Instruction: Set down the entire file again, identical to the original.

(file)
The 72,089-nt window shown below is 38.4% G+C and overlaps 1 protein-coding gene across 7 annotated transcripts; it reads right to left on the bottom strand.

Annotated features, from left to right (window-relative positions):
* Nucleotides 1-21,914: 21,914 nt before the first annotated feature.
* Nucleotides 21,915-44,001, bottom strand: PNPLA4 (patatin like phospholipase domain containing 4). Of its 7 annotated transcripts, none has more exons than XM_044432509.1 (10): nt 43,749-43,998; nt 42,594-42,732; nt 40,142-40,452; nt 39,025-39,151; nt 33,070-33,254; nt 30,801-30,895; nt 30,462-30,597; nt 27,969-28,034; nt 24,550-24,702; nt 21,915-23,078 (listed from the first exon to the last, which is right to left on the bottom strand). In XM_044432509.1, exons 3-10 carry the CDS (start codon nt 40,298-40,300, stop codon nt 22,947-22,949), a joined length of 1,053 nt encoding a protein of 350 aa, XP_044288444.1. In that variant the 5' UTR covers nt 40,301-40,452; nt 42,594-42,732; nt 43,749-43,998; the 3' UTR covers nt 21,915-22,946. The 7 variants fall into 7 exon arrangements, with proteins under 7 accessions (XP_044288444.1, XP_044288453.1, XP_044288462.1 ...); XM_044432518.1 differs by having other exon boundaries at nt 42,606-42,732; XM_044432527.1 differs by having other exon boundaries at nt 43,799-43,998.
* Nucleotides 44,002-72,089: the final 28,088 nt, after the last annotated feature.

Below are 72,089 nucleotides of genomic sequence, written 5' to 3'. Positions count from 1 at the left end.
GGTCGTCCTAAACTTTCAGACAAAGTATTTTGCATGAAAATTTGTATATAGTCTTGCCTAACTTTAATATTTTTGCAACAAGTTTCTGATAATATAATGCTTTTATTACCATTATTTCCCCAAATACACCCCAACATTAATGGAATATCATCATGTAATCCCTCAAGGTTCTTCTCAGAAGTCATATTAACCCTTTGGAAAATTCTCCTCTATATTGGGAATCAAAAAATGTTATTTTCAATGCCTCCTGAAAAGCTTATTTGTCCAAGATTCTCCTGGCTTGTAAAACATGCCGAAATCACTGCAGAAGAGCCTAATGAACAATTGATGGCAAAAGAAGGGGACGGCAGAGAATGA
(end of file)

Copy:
The 72,089-nt window shown below is 38.4% G+C and overlaps 1 protein-coding gene across 7 annotated transcripts; it reads right to left on the bottom strand.

Annotated features, from left to right (window-relative positions):
* Nucleotides 1-21,914: 21,914 nt before the first annotated feature.
* Nucleotides 21,915-44,001, bottom strand: PNPLA4 (patatin like phospholipase domain containing 4). Of its 7 annotated transcripts, none has more exons than XM_044432509.1 (10): nt 43,749-43,998; nt 42,594-42,732; nt 40,142-40,452; nt 39,025-39,151; nt 33,070-33,254; nt 30,801-30,895; nt 30,462-30,597; nt 27,969-28,034; nt 24,550-24,702; nt 21,915-23,078 (listed from the first exon to the last, which is right to left on the bottom strand). In XM_044432509.1, exons 3-10 carry the CDS (start codon nt 40,298-40,300, stop codon nt 22,947-22,949), a joined length of 1,053 nt encoding a protein of 350 aa, XP_044288444.1. In that variant the 5' UTR covers nt 40,301-40,452; nt 42,594-42,732; nt 43,749-43,998; the 3' UTR covers nt 21,915-22,946. The 7 variants fall into 7 exon arrangements, with proteins under 7 accessions (XP_044288444.1, XP_044288453.1, XP_044288462.1 ...); XM_044432518.1 differs by having other exon boundaries at nt 42,606-42,732; XM_044432527.1 differs by having other exon boundaries at nt 43,799-43,998.
* Nucleotides 44,002-72,089: the final 28,088 nt, after the last annotated feature.

Below are 72,089 nucleotides of genomic sequence, written 5' to 3'. Positions count from 1 at the left end.
GGTCGTCCTAAACTTTCAGACAAAGTATTTTGCATGAAAATTTGTATATAGTCTTGCCTAACTTTAATATTTTTGCAACAAGTTTCTGATAATATAATGCTTTTATTACCATTATTTCCCCAAATACACCCCAACATTAATGGAATATCATCATGTAATCCCTCAAGGTTCTTCTCAGAAGTCATATTAACCCTTTGGAAAATTCTCCTCTATATTGGGAATCAAAAAATGTTATTTTCAATGCCTCCTGAAAAGCTTATTTGTCCAAGATTCTCCTGGCTTGTAAAACATGCCGAAATCACTGCAGAAGAGCCTAATGAACAATTGATGGCAAAAGAAGGGGACGGCAGAGAATGA